I love to work with actors who participate in professional acting classes. They are passionate about acting and, like us, will suffer the lack of Hollywood conveniences and bad food that indie films routinely provide. (We used an old hot dog truck for our dressing room!)

Mike and the other main actors, Dawn McGee and Josh Eaddy all are exceptionally nice people off the screen and work very hard at their profession. They are exactly the type of actors who make producing an indie feature film worthwhile. Specifically, Mike is a local guy who will make it big (we hope he remembers us!) In “Bobby Dogs” we utilized local (meaning Connecticut) actors as well as a number of very fine actors from New York City. I worked very closely with Mike and Mike was totally invested in Bobby Dogs from day one. We rehearsed intensely and the process was open and collaborative.

As way of background, Mike is a recovering alcoholic who has experienced all the aspects of the disease. Mike is rightly proud of his recovery and embraced the character from the moment I began revising the script. Interestingly, after we completed shooting, other actors confided in me that they also had been in recovery for a long time. Perhaps their personal experience added realism to our film.

What have been the challenges of getting your film before an audience? And where has the film played to date?
We arranged for “Bobby Dogs” to be screened in Fairfield, Connecticut, in June 2007 for one week straight. Over 1400 saw the film and the feedback was extremely gratifying.

After the ‘premiere’ screening, I became a stalker of sorts. The theatre was playing both “Bobby Dogs” and “The Namesake.” As people were leaving “Bobby Dogs” I would pretend to be deciding on which film to see and I would ask them what they thought of “Bobby Dogs.” They didn’t know me and it was the only way to get unvarnished feedback. The first woman I asked was about 55 years old. She put her arms on mine and told me that “she loved it.” I felt like I was walking on air. Like a little kid, I immediately called Mike Boland and told him that our movie had legs.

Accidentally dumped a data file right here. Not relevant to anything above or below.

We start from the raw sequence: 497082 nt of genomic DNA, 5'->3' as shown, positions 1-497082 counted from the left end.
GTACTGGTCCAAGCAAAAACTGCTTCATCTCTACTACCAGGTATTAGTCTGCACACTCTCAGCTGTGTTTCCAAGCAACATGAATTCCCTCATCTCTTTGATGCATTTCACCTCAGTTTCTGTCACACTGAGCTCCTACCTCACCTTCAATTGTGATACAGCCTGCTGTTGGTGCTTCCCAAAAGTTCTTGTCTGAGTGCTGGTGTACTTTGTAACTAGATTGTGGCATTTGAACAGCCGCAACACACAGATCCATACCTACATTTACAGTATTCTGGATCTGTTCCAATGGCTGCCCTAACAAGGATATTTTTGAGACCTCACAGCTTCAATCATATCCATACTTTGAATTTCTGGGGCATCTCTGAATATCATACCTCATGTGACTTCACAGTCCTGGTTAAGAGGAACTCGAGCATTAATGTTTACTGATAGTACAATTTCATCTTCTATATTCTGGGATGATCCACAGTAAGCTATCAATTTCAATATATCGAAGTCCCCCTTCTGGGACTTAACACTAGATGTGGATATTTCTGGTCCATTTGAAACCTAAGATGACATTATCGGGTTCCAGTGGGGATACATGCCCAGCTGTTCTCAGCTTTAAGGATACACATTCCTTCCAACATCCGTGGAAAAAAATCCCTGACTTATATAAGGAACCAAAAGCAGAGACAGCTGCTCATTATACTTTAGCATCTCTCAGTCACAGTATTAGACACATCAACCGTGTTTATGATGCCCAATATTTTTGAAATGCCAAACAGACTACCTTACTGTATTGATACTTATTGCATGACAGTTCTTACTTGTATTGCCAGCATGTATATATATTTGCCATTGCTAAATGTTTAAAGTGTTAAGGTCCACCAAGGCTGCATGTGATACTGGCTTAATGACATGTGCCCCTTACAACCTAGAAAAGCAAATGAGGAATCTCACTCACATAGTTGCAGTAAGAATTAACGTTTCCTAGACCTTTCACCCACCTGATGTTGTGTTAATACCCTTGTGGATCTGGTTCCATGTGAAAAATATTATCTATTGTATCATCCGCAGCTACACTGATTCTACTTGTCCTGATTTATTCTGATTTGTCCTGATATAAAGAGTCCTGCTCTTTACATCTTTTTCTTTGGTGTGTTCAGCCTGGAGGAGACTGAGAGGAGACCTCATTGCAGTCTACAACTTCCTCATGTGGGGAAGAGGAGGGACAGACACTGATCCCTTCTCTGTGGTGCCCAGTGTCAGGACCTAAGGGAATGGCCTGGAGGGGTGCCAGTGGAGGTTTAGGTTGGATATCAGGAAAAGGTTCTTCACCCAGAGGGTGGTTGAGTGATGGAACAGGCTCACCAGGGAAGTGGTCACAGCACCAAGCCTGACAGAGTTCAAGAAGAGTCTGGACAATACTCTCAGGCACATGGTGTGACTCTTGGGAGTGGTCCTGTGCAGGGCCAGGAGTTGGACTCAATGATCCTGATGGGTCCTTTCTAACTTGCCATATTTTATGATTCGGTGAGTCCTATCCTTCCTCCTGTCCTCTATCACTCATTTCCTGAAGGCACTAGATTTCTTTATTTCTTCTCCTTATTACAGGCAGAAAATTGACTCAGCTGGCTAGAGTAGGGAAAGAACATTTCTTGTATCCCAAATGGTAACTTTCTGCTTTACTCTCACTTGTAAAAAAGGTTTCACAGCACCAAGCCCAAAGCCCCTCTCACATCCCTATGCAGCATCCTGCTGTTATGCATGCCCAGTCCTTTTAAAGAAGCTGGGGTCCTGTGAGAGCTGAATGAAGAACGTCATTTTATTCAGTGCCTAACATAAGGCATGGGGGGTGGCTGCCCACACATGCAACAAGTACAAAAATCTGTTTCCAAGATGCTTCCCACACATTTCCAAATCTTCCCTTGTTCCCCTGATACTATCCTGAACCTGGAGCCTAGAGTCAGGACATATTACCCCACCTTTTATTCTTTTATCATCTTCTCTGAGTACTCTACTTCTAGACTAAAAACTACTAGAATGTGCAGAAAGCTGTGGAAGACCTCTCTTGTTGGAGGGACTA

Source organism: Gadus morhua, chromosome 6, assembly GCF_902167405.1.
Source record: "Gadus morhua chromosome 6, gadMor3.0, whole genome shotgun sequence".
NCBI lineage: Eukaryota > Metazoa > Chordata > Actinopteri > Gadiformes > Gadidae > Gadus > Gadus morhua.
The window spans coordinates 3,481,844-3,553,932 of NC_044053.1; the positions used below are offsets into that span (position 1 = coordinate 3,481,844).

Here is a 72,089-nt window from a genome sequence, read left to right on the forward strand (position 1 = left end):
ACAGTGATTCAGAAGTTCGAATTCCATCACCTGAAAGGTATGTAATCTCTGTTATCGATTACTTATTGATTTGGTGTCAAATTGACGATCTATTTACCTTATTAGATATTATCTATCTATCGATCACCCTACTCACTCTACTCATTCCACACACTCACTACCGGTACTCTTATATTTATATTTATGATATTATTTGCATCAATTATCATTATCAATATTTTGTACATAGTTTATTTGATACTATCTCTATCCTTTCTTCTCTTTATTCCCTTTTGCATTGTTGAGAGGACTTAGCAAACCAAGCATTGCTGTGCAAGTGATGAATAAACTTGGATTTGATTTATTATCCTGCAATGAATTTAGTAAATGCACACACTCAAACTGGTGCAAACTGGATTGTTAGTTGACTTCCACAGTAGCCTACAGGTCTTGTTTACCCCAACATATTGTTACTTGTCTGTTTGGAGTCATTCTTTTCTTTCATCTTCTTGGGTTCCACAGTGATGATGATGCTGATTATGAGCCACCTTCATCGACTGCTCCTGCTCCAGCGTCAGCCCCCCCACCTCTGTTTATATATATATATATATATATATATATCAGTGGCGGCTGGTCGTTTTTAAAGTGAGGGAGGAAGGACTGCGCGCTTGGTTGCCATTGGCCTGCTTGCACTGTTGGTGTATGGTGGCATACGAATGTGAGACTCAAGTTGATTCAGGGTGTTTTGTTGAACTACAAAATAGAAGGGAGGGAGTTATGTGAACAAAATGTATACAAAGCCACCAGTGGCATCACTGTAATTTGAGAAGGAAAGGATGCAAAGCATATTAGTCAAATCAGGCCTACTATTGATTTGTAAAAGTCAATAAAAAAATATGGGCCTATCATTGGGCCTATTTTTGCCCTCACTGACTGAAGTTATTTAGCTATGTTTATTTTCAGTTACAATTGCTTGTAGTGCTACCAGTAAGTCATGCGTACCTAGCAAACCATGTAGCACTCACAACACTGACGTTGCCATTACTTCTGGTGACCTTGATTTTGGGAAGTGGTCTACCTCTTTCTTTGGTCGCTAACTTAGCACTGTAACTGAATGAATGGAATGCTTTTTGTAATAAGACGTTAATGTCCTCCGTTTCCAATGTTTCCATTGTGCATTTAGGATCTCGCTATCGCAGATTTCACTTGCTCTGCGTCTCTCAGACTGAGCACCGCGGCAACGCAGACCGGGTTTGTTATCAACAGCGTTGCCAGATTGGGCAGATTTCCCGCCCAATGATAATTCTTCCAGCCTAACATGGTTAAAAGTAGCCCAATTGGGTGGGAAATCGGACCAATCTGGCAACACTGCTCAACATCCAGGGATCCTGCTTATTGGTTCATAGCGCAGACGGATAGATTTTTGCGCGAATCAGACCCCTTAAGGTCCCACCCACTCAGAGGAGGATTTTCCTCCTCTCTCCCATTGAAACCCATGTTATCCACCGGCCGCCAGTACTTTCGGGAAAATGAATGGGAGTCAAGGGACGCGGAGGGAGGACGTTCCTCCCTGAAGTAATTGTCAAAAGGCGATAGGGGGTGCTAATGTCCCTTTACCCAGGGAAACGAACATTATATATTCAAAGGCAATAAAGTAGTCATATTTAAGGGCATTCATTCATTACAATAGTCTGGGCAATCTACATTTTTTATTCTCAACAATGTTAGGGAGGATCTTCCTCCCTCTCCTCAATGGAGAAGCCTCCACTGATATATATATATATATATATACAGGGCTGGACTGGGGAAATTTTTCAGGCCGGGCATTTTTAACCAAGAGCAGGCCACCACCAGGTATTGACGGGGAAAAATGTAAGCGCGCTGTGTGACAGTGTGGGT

Another woman who saw “Bobby Dogs” was Dolly Curtis. I never knew Dolly but she approached me and told me how much the film meant to her. Lucky for us, Dolly has a widely viewed cable show and has just produced a 28 minute segment on the “Making of Bobby Dogs”. The cable show will be start airing in August and run through the Fall. Hopefully the exposure will generate opportunities for us.

We’ve also arranged for local screenings in libraries and would show our film at any and all arts cinemas. We’re trying our hands at festivals but frankly, some of them have the smell of scams. You often get the feeling that no one even watches your film and you wasted $50 to submit it. Can any group seriously review 3000 submissions? There needs to be a “consumer reports” on film festivals. (Have I ranted enough?)

I guess sometimes when I try to find an audience for our film, I feel like a baby duckling squawking away for a drop of milk. Who knows if we’ll be the lucky ones to get the milk? However, the bottom line is that we will market “Bobby Dogs” every way possible, since, in our bones, we have a good film. We may also utilize the online sites to show our film via streaming video.

What are your next projects?
We have four scripts that are nearly complete. Why four? We build our films around available talent and available locations. For example, after auditioning Michael Nastu (Pepe) I developed the character of Pepe, the marshmallow shooter. Michael’s smiling and rosy ‘rubber face’ had to be in the film. We plan to hold auditions and then shoot the one (or more) which we feel we have the best talent. Right now, we’re focusing on quirky and zany films, though I would love to shoot a horror film as well.




Posted on August 24, 2007 in Interviews by